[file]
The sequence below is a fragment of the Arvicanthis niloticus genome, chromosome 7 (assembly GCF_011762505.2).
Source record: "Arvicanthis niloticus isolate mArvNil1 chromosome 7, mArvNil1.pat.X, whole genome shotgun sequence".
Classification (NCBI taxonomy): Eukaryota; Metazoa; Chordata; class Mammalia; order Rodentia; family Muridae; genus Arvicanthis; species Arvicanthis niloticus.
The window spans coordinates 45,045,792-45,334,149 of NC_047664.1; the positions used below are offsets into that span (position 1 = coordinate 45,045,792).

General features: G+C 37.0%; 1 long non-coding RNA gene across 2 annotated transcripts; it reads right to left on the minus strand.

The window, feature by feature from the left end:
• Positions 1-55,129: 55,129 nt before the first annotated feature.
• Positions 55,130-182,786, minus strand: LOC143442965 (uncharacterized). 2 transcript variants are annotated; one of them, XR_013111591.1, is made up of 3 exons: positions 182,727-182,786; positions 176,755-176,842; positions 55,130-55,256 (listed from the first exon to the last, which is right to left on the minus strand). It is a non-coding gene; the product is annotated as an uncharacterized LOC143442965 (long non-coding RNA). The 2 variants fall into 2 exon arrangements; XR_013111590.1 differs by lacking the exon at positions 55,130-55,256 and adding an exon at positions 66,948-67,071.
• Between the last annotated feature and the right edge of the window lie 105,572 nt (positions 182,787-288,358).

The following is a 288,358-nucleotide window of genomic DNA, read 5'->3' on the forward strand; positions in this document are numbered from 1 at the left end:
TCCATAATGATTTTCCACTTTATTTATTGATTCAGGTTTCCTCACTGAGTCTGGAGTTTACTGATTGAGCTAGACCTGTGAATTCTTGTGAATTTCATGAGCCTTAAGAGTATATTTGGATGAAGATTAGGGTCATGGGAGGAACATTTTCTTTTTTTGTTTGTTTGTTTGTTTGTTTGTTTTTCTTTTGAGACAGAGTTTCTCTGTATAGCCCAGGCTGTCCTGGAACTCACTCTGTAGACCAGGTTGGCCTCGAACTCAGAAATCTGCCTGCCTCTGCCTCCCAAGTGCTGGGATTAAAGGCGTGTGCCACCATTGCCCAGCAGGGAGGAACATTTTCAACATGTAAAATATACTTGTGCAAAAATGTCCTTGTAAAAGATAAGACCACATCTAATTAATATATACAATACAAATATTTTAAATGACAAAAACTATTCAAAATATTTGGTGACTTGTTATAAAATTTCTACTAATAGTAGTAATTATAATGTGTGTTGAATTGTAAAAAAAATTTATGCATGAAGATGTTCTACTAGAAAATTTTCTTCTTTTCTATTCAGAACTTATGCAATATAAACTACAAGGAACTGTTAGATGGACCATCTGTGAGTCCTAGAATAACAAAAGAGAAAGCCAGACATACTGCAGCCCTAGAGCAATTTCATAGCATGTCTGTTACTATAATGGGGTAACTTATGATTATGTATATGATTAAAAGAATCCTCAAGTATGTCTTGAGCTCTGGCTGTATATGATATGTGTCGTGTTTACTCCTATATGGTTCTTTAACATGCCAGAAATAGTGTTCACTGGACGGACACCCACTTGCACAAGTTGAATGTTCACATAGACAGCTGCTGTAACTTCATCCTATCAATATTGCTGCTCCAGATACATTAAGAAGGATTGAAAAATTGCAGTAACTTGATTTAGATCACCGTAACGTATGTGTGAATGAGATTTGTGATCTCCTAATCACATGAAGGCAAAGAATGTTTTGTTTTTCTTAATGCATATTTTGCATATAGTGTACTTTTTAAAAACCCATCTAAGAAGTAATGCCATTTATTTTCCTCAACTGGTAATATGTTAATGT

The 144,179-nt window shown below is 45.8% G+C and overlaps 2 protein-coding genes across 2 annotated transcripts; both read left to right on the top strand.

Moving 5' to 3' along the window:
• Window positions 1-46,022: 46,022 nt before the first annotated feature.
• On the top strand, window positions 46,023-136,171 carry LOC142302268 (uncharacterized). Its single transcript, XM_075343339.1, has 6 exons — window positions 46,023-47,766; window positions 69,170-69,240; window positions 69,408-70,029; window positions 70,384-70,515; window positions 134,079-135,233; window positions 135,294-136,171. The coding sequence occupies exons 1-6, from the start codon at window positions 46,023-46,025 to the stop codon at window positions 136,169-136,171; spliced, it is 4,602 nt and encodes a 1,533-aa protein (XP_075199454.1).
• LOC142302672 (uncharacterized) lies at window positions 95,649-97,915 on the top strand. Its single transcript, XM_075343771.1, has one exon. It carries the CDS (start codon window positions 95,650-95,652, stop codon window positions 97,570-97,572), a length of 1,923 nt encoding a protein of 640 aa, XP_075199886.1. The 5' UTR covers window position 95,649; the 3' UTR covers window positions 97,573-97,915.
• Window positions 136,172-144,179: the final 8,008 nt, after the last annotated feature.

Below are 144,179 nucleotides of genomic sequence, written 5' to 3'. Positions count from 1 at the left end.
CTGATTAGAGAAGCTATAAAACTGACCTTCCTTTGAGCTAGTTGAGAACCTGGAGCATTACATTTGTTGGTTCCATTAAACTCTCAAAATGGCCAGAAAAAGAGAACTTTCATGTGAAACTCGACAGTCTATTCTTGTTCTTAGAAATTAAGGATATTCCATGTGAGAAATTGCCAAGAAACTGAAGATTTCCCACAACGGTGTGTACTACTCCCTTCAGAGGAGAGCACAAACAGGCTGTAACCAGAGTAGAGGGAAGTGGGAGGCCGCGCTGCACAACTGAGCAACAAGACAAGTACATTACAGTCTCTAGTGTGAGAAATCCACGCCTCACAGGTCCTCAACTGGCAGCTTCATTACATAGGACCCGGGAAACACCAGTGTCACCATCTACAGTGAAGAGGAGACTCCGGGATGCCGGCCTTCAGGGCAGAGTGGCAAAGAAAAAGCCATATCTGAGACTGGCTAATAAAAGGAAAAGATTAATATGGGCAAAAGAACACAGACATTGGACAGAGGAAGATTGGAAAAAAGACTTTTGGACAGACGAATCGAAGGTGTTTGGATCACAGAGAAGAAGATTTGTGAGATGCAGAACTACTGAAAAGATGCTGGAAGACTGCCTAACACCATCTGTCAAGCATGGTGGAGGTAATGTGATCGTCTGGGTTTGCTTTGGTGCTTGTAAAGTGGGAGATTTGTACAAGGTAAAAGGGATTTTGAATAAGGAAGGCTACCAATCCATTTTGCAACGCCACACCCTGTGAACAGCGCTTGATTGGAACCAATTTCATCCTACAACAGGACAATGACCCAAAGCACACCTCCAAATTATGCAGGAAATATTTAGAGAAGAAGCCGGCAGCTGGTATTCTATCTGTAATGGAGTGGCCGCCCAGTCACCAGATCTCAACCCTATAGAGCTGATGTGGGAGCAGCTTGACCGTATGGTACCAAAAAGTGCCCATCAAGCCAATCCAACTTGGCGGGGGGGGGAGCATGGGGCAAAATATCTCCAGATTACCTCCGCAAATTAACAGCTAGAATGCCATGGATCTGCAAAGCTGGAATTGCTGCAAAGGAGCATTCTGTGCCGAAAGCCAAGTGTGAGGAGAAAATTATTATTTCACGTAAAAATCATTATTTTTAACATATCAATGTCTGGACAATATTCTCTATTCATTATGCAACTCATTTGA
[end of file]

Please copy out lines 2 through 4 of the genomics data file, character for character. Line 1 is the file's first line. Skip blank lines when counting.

Source record: "Arvicanthis niloticus isolate mArvNil1 chromosome 7, mArvNil1.pat.X, whole genome shotgun sequence".
Classification (NCBI taxonomy): Eukaryota; Metazoa; Chordata; class Mammalia; order Rodentia; family Muridae; genus Arvicanthis; species Arvicanthis niloticus.
The window spans coordinates 45,045,792-45,334,149 of NC_047664.1; the positions used below are offsets into that span (position 1 = coordinate 45,045,792).